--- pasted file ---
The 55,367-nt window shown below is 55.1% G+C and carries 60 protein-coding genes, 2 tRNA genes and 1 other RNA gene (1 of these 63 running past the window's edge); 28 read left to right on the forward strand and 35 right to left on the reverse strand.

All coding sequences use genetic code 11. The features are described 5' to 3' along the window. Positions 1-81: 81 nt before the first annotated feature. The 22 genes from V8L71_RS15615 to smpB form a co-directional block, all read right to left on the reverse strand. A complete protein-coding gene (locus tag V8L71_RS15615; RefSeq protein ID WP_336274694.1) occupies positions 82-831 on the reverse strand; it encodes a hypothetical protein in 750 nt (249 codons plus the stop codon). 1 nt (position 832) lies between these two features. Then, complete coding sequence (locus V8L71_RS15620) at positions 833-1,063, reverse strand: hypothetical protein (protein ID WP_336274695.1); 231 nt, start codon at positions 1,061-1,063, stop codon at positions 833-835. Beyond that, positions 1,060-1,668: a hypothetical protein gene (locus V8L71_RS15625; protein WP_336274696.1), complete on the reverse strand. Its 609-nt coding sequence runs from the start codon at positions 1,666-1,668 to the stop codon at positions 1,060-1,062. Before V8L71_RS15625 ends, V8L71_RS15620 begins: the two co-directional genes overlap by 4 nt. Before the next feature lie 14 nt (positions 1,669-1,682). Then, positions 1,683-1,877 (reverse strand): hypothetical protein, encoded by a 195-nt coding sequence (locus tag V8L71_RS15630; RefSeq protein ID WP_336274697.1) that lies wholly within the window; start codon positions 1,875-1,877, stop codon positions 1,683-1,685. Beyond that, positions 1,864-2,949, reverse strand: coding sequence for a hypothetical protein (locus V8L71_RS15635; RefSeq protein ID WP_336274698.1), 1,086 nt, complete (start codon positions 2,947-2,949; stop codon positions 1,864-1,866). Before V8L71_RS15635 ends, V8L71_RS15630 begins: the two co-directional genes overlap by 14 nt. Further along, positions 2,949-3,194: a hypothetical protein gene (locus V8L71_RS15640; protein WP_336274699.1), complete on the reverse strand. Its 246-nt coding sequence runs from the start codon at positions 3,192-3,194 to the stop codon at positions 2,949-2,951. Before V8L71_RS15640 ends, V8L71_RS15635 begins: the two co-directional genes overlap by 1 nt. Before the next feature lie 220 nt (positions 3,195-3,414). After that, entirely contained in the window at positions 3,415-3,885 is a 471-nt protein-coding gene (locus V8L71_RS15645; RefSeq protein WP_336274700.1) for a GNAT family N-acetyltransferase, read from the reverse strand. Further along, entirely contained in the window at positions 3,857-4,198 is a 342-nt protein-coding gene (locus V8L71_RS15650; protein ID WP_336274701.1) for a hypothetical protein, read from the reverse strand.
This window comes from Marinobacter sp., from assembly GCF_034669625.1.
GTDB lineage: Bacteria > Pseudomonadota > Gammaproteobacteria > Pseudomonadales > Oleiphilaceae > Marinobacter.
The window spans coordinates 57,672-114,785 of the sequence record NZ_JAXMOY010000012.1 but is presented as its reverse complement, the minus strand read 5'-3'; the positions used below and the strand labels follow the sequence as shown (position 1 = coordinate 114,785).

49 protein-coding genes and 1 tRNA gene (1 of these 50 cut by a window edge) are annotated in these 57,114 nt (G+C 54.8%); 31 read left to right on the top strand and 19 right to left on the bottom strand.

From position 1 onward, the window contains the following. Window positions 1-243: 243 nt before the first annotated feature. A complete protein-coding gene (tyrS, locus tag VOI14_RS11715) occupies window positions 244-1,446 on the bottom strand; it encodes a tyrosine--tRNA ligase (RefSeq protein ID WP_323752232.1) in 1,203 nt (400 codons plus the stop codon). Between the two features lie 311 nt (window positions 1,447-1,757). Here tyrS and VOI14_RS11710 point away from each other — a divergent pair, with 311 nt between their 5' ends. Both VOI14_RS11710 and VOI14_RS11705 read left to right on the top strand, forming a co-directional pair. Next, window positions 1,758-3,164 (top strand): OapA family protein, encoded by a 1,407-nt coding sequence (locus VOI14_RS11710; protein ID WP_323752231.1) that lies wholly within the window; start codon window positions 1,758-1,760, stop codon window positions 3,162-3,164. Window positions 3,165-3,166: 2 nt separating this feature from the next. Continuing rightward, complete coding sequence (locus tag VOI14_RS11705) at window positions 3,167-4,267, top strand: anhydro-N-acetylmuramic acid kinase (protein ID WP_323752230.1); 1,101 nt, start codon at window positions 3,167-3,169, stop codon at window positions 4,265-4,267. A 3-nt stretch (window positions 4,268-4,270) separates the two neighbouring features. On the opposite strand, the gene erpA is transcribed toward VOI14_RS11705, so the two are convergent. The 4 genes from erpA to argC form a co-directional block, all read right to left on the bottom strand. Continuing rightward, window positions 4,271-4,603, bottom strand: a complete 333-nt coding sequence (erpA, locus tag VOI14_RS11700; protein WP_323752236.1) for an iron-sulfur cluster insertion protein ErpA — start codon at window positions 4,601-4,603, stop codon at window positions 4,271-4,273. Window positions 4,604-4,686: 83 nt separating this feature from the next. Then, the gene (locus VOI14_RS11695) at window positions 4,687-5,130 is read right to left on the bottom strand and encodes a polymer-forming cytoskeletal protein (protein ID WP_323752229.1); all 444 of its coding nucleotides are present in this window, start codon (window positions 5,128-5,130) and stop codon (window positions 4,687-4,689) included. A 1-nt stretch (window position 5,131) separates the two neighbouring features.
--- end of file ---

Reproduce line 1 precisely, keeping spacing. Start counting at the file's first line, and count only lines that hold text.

The 55,367-nt window shown below is 55.1% G+C and carries 60 protein-coding genes, 2 tRNA genes and 1 other RNA gene (1 of these 63 running past the window's edge); 28 read left to right on the forward strand and 35 right to left on the reverse strand.